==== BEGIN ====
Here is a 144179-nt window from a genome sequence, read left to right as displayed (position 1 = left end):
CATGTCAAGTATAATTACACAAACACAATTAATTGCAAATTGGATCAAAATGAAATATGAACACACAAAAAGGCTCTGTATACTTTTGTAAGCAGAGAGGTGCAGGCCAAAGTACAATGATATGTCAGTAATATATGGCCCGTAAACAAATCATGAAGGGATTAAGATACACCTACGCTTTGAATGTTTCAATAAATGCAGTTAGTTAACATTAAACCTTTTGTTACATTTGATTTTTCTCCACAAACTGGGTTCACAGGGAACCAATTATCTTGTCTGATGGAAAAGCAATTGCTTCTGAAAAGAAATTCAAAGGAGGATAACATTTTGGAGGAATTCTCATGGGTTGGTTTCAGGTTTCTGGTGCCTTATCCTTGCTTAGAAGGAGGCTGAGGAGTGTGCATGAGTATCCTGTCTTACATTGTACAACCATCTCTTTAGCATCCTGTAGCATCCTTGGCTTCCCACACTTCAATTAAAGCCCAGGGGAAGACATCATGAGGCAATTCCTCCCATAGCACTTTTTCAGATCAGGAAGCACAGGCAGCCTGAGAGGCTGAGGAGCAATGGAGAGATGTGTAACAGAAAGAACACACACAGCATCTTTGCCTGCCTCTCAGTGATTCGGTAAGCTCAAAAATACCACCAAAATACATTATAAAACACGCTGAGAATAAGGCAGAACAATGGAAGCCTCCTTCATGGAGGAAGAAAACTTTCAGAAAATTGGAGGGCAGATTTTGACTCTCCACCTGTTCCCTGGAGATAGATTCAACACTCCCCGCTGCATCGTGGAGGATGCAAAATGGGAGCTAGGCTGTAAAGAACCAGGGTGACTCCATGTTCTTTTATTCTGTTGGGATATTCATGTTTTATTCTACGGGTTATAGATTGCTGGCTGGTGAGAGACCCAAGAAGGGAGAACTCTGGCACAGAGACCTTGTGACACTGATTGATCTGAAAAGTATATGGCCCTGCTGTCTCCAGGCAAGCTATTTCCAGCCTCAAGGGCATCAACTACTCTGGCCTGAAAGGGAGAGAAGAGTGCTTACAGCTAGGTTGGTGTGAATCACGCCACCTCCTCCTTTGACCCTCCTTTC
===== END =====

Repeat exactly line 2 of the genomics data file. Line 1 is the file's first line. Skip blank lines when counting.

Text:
CATGTCAAGTATAATTACACAAACACAATTAATTGCAAATTGGATCAAAATGAAATATGAACACACAAAAAGGCTCTGTATACTTTTGTAAGCAGAGAGGTGCAGGCCAAAGTACAATGATATGTCAGTAATATATGGCCCGTAAACAAATCATGAAGGGATTAAGATACACCTACGCTTTGAATGTTTCAATAAATGCAGTTAGTTAACATTAAACCTTTTGTTACATTTGATTTTTCTCCACAAACTGGGTTCACAGGGAACCAATTATCTTGTCTGATGGAAAAGCAATTGCTTCTGAAAAGAAATTCAAAGGAGGATAACATTTTGGAGGAATTCTCATGGGTTGGTTTCAGGTTTCTGGTGCCTTATCCTTGCTTAGAAGGAGGCTGAGGAGTGTGCATGAGTATCCTGTCTTACATTGTACAACCATCTCTTTAGCATCCTGTAGCATCCTTGGCTTCCCACACTTCAATTAAAGCCCAGGGGAAGACATCATGAGGCAATTCCTCCCATAGCACTTTTTCAGATCAGGAAGCACAGGCAGCCTGAGAGGCTGAGGAGCAATGGAGAGATGTGTAACAGAAAGAACACACACAGCATCTTTGCCTGCCTCTCAGTGATTCGGTAAGCTCAAAAATACCACCAAAATACATTATAAAACACGCTGAGAATAAGGCAGAACAATGGAAGCCTCCTTCATGGAGGAAGAAAACTTTCAGAAAATTGGAGGGCAGATTTTGACTCTCCACCTGTTCCCTGGAGATAGATTCAACACTCCCCGCTGCATCGTGGAGGATGCAAAATGGGAGCTAGGCTGTAAAGAACCAGGGTGACTCCATGTTCTTTTATTCTGTTGGGATATTCATGTTTTATTCTACGGGTTATAGATTGCTGGCTGGTGAGAGACCCAAGAAGGGAGAACTCTGGCACAGAGACCTTGTGACACTGATTGATCTGAAAAGTATATGGCCCTGCTGTCTCCAGGCAAGCTATTTCCAGCCTCAAGGGCATCAACTACTCTGGCCTGAAAGGGAGAGAAGAGTGCTTACAGCTAGGTTGGTGTGAATCACGCCACCTCCTCCTTTGACCCTCCTTTC